"Don't stop on the website, use your follow up emails to get them where they need to go and create logical loops to point them where they need to go. A follow up email with a 'reminder' of what they've seen already always convert better than introducing something new."

Simple B2B User Flow Diagram

No stop signs means no stop signs. The UX can get complex when moving from email to a website to potentially a web platform. However, the point is to find all locations where you can send users further down the marketing funnel and nudge them to take action.

3. Have a deliberate goal for every next step

You want to keep visitors on your site as long as possible, but what do you really want them to do next? How will this impact your money pages that already convert well?

Every page needs to give visitors a purposeful interaction for them to take. Why create a mouse maze if there's no cheese at the end?

Data from a Wordstream report shows typical well-performing sites see conversion rates between 2% and 5%. That's not much to work with, which is why it's important to strategically plan conversion and CTA goals so users continuously get pushed to relevant pages.

Justin Rondeau of InvisiblePPC Quote

More likely than not, your next step goal will be one of two paths:

  • Additional insights: Continue learning (i.e. related blogs, gated content, social videos)
  • Engagement opportunities: Start a conversation (i.e. chatbots, demos, trials)

If you think about a high-impact PPC page, an acquisition team will have a set lead magnet with a unique goal. But what is the next step after they take one of the two paths above?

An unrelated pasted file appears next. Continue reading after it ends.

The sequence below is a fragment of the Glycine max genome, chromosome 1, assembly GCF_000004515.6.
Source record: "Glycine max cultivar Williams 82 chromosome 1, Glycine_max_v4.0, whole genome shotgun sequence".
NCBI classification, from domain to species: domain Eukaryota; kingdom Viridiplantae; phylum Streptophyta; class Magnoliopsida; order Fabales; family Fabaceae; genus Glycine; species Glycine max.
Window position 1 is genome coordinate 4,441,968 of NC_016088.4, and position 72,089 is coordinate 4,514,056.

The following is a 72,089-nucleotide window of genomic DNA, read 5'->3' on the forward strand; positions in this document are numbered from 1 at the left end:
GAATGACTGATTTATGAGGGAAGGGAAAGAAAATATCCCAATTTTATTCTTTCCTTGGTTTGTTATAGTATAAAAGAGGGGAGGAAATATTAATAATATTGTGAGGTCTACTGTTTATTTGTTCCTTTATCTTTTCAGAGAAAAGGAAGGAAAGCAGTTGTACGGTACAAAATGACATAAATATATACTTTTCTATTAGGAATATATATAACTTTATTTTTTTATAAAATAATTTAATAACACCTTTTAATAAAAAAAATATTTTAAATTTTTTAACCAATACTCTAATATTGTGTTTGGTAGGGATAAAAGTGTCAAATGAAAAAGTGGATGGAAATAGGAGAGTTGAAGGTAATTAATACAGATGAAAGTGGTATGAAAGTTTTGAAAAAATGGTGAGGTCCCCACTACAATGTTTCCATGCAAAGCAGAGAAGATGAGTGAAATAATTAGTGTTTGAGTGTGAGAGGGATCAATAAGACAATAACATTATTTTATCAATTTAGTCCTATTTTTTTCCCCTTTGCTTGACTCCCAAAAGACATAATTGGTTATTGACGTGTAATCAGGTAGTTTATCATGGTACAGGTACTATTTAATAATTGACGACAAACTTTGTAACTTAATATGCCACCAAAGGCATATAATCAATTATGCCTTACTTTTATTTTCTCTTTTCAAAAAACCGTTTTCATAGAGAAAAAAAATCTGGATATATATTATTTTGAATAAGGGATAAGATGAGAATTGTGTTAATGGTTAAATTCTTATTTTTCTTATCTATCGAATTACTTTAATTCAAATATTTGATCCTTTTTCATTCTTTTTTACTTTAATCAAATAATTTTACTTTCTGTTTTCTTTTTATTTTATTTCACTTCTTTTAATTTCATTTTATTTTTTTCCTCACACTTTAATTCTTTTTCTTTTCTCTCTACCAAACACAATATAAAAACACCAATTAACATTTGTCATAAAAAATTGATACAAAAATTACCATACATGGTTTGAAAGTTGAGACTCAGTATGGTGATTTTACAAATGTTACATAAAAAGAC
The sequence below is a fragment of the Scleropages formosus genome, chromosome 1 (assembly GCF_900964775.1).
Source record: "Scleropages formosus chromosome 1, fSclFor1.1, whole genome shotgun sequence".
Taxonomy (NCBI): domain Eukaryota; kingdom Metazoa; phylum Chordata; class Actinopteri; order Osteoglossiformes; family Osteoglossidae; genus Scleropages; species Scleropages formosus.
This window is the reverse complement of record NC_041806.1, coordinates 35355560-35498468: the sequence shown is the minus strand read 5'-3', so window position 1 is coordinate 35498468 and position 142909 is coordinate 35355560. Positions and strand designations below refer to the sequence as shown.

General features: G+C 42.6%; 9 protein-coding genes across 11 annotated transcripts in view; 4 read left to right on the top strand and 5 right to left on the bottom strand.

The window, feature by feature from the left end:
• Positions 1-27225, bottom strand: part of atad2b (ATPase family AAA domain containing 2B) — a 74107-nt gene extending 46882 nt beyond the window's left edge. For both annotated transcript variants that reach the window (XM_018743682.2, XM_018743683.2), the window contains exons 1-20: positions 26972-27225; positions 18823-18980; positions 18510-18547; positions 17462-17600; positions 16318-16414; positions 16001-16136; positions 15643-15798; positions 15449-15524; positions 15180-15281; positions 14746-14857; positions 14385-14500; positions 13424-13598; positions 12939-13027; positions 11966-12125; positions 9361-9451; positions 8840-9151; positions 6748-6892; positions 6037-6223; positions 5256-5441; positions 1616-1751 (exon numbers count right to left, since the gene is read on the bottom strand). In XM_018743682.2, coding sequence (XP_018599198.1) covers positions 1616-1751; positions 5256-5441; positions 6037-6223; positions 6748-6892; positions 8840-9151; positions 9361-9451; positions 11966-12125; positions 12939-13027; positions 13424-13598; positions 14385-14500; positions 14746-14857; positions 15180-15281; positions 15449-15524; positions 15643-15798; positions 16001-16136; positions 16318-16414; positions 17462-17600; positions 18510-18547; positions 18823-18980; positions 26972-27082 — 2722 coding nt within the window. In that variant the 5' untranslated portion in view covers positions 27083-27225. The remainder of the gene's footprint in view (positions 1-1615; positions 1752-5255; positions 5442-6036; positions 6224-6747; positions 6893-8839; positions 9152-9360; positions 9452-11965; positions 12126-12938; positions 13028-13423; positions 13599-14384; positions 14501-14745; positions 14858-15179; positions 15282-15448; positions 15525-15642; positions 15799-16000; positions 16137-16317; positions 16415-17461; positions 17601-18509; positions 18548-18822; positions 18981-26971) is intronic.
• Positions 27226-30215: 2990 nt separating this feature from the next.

For InvisiblePPC, every lead is sent to a thank you page with an intro course video or book a meeting CTA.

InvisiblePPC LP CTA Example

If the user takes them up on the course, the thank you page pitches the book-a-call option again. If they book a call and leave your site—that's actually a stop sign.

Instead, InvisiblePPC has its sales leads pushed to pre-call homework, which can be an email drip or simply linking to read more content to further qualify. This simple dead-end removal allowed InvisiblePPC to more than double conversion rates and significantly increase conversion speeds by providing a clear next step—even after becoming a lead!

4. Lean into click-through and conversion data

It's always hard to argue with click-through or conversion analysis that paints a clear picture of your site's performance. A simple examination of the data around your CTAs should provide opportunities to test content, forms, or visuals to continuously find ways—no matter how big or small—to improve conversion.

The interactive demo platform, Navattic, followed this logic when they saw a sudden decline in form fills to book a demo. The data helped them realize manual routing was leading to incomplete sign-up forms. A quick change to remove manual routing helped Navattic increase form completion by 10%.

Another way to lean into your data is through split testing CTAs, copy, links, and design elements that could harm the user experience. A/B tests can significantly improve marketing teams' conversion efforts when you are more certain on the visitor's preference.

Data from Forrester shows that split-testing basic user-experience enhancements can drive conversion by 400%. A/B tests help you determine the root cause of your problem—whether it's the CTA or the next step.

As you remove your stop signs, rely on your data to prove hypotheses and make incremental conversion improvements.

What's stopping your website's visitors?

Eliminating dead ends on your landing pages, email campaigns, and external channels is a surefire way to build a better user experience and increase website performance, and speed up conversions.

We realize budgets are tight. However, efficiency remains crucial and following this framework shouldn't break the bank. By applying a "no stop signs" approach, you'll:

  • Increase conversion rate quality, speed, and volume
  • Reduce bounce rates
  • Improve SEO (Google loves user-friendly sites)
  • Collect more user data
  • Increase time on site and viewed pages

But you don't have to do this alone. Our team of experts can walk you through this playbook process and show you how digital Whiteboards let you collaboratively map out your pages, CTAs, and next steps.